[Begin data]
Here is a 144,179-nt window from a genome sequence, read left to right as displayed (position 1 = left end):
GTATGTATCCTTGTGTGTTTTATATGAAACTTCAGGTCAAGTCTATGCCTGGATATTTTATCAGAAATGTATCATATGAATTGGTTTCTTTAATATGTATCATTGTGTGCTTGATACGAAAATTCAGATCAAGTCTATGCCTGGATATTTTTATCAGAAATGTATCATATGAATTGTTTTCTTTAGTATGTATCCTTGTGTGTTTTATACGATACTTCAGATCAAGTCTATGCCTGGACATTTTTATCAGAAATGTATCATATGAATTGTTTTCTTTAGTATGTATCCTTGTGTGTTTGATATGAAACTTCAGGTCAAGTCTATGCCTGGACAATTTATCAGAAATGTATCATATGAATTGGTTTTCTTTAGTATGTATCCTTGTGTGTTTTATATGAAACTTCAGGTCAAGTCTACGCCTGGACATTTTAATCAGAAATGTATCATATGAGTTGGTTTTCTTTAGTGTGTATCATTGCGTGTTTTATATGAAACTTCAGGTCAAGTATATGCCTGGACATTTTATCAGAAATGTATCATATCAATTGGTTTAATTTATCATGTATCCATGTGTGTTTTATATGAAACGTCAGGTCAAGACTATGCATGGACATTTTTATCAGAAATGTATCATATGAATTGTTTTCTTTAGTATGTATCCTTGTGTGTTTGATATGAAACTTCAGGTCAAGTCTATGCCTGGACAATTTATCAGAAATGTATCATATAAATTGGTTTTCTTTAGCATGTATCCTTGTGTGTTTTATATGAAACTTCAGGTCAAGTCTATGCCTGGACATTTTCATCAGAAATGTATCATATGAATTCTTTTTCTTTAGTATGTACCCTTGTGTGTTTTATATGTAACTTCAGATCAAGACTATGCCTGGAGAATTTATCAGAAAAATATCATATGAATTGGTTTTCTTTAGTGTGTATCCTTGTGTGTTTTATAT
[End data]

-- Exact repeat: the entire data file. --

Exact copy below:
Here is a 144,179-nt window from a genome sequence, read left to right as displayed (position 1 = left end):
GTATGTATCCTTGTGTGTTTTATATGAAACTTCAGGTCAAGTCTATGCCTGGATATTTTATCAGAAATGTATCATATGAATTGGTTTCTTTAATATGTATCATTGTGTGCTTGATACGAAAATTCAGATCAAGTCTATGCCTGGATATTTTTATCAGAAATGTATCATATGAATTGTTTTCTTTAGTATGTATCCTTGTGTGTTTTATACGATACTTCAGATCAAGTCTATGCCTGGACATTTTTATCAGAAATGTATCATATGAATTGTTTTCTTTAGTATGTATCCTTGTGTGTTTGATATGAAACTTCAGGTCAAGTCTATGCCTGGACAATTTATCAGAAATGTATCATATGAATTGGTTTTCTTTAGTATGTATCCTTGTGTGTTTTATATGAAACTTCAGGTCAAGTCTACGCCTGGACATTTTAATCAGAAATGTATCATATGAGTTGGTTTTCTTTAGTGTGTATCATTGCGTGTTTTATATGAAACTTCAGGTCAAGTATATGCCTGGACATTTTATCAGAAATGTATCATATCAATTGGTTTAATTTATCATGTATCCATGTGTGTTTTATATGAAACGTCAGGTCAAGACTATGCATGGACATTTTTATCAGAAATGTATCATATGAATTGTTTTCTTTAGTATGTATCCTTGTGTGTTTGATATGAAACTTCAGGTCAAGTCTATGCCTGGACAATTTATCAGAAATGTATCATATAAATTGGTTTTCTTTAGCATGTATCCTTGTGTGTTTTATATGAAACTTCAGGTCAAGTCTATGCCTGGACATTTTCATCAGAAATGTATCATATGAATTCTTTTTCTTTAGTATGTACCCTTGTGTGTTTTATATGTAACTTCAGATCAAGACTATGCCTGGAGAATTTATCAGAAAAATATCATATGAATTGGTTTTCTTTAGTGTGTATCCTTGTGTGTTTTATAT